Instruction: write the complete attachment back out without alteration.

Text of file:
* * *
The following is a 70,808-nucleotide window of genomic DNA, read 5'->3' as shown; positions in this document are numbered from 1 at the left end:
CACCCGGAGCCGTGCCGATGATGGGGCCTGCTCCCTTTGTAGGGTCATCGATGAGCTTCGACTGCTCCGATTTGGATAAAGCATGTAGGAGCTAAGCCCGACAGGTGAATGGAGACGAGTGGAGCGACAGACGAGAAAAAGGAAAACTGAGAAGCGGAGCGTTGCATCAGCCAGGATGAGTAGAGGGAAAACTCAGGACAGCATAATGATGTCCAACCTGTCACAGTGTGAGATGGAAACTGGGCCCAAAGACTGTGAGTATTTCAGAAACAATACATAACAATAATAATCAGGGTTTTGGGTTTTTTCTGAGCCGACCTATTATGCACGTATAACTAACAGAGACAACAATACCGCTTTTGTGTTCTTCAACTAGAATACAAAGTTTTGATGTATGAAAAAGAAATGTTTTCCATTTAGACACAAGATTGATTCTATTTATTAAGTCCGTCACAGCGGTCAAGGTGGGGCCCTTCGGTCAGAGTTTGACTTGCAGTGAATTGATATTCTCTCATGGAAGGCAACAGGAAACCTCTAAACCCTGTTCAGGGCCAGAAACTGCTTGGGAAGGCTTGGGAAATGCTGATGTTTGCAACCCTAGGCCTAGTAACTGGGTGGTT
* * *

The following is a 70,808-nucleotide window of genomic DNA, read 5'->3' as shown; positions in this document are numbered from 1 at the left end:
CACCCGGAGCCGTGCCGATGATGGGGCCTGCTCCCTTTGTAGGGTCATCGATGAGCTTCGACTGCTCCGATTTGGATAAAGCATGTAGGAGCTAAGCCCGACAGGTGAATGGAGACGAGTGGAGCGACAGACGAGAAAAAGGAAAACTGAGAAGCGGAGCGTTGCATCAGCCAGGATGAGTAGAGGGAAAACTCAGGACAGCATAATGATGTCCAACCTGTCACAGTGTGAGATGGAAACTGGGCCCAAAGACTGTGAGTATTTCAGAAACAATACATAACAATAATAATCAGGGTTTTGGGTTTTTTCTGAGCCGACCTATTATGCACGTATAACTAACAGAGACAACAATACCGCTTTTGTGTTCTTCAACTAGAATACAAAGTTTTGATGTATGAAAAAGAAATGTTTTCCATTTAGACACAAGATTGATTCTATTTATTAAGTCCGTCACAGCGGTCAAGGTGGGGCCCTTCGGTCAGAGTTTGACTTGCAGTGAATTGATATTCTCTCATGGAAGGCAACAGGAAACCTCTAAACCCTGTTCAGGGCCAGAAACTGCTTGGGAAGGCTTGGGAAATGCTGATGTTTGCAACCCTAGGCCTAGTAACTGGGTGGTT